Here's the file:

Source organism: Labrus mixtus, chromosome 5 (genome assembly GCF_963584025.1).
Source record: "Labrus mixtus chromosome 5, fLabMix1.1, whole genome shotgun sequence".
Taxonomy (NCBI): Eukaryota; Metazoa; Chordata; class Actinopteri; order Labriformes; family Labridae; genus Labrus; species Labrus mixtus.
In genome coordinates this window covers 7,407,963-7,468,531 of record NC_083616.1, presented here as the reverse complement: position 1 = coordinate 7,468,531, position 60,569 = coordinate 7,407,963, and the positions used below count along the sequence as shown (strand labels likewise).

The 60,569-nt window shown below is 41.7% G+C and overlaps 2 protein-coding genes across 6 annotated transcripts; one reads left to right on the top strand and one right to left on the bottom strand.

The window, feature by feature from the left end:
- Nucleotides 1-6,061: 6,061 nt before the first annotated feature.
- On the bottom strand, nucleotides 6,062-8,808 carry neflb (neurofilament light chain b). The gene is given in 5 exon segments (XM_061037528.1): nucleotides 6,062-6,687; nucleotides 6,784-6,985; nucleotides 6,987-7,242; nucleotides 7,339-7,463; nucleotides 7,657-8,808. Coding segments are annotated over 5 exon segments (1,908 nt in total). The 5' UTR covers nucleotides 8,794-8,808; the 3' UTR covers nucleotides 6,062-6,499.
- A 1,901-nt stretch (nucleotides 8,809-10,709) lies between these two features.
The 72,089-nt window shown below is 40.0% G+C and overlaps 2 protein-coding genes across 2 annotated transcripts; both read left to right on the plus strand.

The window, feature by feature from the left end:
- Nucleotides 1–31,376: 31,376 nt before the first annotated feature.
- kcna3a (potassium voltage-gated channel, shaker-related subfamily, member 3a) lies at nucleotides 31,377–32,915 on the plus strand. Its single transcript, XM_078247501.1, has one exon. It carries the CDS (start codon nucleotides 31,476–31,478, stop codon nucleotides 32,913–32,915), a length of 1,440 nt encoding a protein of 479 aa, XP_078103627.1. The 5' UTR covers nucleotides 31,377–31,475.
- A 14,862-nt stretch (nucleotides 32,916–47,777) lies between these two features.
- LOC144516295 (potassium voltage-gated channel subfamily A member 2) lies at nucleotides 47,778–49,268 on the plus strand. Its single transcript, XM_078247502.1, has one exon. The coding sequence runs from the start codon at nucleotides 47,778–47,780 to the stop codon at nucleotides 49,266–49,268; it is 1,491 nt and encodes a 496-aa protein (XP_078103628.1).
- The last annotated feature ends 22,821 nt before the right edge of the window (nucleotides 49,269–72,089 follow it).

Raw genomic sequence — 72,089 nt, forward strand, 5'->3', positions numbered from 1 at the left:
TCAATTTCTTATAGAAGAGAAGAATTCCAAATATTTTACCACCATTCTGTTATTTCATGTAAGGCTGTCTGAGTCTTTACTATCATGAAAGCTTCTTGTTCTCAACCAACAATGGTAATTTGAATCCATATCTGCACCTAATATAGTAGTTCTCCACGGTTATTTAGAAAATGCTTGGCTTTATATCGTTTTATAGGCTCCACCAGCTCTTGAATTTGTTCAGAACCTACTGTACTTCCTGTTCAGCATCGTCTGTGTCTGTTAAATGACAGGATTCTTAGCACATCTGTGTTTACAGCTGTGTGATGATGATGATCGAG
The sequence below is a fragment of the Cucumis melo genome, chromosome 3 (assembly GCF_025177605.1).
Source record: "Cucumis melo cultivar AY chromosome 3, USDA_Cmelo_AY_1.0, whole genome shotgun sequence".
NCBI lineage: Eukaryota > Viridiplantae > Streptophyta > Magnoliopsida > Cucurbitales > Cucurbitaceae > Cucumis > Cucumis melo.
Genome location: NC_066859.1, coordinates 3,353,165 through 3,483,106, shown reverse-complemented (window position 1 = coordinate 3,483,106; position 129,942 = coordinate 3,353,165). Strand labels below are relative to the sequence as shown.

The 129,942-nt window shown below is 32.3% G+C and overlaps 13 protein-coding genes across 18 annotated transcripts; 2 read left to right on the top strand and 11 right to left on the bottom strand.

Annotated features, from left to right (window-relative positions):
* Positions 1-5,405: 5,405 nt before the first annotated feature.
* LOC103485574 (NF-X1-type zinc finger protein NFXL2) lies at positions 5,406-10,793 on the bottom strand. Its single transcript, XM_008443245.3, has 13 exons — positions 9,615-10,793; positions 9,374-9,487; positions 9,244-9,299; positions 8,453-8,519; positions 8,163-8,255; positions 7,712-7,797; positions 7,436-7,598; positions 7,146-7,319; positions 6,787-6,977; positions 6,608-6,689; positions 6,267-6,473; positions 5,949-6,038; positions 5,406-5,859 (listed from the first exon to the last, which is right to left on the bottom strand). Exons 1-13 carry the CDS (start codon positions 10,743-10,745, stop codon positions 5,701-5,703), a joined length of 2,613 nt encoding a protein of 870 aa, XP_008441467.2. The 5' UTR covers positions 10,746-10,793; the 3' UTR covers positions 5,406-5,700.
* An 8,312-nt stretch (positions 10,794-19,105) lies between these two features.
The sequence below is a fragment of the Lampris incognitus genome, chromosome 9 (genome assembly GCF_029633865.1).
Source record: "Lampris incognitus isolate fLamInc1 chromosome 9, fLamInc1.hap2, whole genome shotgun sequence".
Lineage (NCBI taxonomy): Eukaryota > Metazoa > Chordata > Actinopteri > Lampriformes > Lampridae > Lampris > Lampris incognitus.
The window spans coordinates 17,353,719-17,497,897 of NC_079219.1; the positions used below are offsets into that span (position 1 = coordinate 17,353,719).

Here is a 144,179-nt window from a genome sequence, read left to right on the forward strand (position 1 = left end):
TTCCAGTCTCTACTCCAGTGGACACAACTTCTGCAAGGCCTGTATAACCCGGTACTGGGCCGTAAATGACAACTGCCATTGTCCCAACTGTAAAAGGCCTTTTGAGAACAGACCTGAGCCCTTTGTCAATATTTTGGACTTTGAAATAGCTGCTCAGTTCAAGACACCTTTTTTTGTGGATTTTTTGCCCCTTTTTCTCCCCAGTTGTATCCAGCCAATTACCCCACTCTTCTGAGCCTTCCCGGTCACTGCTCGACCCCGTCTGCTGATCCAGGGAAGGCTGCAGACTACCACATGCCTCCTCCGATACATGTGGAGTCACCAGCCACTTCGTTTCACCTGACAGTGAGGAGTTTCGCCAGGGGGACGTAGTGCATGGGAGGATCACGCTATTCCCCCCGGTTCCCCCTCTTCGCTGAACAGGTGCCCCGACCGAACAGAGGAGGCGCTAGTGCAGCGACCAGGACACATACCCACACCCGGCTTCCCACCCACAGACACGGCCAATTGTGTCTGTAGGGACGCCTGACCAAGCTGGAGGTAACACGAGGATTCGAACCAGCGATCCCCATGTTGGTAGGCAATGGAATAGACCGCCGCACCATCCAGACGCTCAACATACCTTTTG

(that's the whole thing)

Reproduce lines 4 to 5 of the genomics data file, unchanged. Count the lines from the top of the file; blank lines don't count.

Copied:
In genome coordinates this window covers 7,407,963-7,468,531 of record NC_083616.1, presented here as the reverse complement: position 1 = coordinate 7,468,531, position 60,569 = coordinate 7,407,963, and the positions used below count along the sequence as shown (strand labels likewise).

The 60,569-nt window shown below is 41.7% G+C and overlaps 2 protein-coding genes across 6 annotated transcripts; one reads left to right on the top strand and one right to left on the bottom strand.